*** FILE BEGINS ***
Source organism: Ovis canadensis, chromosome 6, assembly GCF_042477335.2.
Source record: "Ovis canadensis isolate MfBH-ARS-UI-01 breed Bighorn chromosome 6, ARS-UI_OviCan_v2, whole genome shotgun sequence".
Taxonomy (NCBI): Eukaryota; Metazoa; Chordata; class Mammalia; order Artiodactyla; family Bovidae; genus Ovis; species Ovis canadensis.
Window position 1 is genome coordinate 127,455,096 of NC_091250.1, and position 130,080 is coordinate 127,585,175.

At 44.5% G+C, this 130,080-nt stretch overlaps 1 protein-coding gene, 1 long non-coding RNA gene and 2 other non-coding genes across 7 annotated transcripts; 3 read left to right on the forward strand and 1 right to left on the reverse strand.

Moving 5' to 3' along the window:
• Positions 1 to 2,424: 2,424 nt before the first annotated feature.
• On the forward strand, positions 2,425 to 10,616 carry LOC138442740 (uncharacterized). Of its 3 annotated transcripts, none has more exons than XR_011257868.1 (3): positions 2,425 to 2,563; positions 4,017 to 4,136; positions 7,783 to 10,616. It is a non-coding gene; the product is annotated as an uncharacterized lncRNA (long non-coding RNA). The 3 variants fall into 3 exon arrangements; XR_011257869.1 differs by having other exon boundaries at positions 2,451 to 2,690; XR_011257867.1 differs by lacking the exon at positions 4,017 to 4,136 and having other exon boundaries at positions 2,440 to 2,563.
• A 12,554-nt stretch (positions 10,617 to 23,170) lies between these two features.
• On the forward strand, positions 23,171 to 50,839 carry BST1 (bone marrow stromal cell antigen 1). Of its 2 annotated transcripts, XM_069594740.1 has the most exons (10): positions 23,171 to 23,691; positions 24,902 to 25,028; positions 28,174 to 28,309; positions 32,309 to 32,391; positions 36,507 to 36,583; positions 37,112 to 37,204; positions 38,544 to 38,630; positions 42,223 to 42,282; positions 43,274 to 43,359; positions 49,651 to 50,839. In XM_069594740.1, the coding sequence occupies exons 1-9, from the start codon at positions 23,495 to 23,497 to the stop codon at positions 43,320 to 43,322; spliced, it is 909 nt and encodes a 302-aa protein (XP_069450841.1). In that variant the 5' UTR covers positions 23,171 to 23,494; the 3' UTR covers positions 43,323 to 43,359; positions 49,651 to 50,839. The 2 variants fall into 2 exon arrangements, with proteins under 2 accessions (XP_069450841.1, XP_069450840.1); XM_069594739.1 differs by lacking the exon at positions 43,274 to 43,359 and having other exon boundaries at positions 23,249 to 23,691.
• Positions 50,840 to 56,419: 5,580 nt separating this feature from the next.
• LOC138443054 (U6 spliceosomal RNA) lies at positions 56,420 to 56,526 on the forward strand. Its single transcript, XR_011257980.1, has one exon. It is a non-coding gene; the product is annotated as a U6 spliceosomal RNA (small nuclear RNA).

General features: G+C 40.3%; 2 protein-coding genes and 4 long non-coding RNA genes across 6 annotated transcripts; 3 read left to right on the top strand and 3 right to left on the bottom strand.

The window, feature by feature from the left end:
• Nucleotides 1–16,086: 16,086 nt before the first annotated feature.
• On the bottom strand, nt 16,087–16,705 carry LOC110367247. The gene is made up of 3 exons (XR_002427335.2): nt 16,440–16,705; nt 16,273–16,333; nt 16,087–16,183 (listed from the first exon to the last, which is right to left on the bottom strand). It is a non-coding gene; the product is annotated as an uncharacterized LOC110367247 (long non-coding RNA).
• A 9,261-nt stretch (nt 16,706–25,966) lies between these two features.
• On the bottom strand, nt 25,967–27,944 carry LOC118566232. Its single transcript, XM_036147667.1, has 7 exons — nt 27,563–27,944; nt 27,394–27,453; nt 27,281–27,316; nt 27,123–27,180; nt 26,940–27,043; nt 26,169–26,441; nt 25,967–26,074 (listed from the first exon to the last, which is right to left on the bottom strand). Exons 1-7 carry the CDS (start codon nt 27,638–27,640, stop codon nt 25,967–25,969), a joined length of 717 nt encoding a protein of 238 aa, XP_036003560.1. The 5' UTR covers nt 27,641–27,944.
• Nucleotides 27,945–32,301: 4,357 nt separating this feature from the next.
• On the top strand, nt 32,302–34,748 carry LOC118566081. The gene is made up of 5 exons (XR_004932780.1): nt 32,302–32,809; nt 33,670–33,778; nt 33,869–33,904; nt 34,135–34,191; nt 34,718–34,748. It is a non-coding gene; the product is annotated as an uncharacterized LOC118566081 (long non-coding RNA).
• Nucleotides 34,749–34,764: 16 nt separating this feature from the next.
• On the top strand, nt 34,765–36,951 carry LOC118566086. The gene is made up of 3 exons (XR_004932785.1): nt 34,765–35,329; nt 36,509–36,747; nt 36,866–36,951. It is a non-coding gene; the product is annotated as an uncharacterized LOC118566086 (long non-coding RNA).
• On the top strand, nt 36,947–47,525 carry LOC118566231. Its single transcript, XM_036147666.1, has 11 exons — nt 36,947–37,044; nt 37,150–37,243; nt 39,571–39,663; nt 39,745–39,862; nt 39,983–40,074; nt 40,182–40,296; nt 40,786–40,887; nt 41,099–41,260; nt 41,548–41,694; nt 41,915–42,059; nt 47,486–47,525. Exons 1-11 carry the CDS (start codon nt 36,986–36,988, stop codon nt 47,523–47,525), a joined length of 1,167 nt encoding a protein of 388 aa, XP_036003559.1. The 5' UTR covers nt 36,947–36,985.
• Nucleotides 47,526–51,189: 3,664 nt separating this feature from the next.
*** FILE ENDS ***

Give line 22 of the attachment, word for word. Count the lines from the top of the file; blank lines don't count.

• On the top strand, nt 34,765–36,951 carry LOC118566086. The gene is made up of 3 exons (XR_004932785.1): nt 34,765–35,329; nt 36,509–36,747; nt 36,866–36,951. It is a non-coding gene; the product is annotated as an uncharacterized LOC118566086 (long non-coding RNA).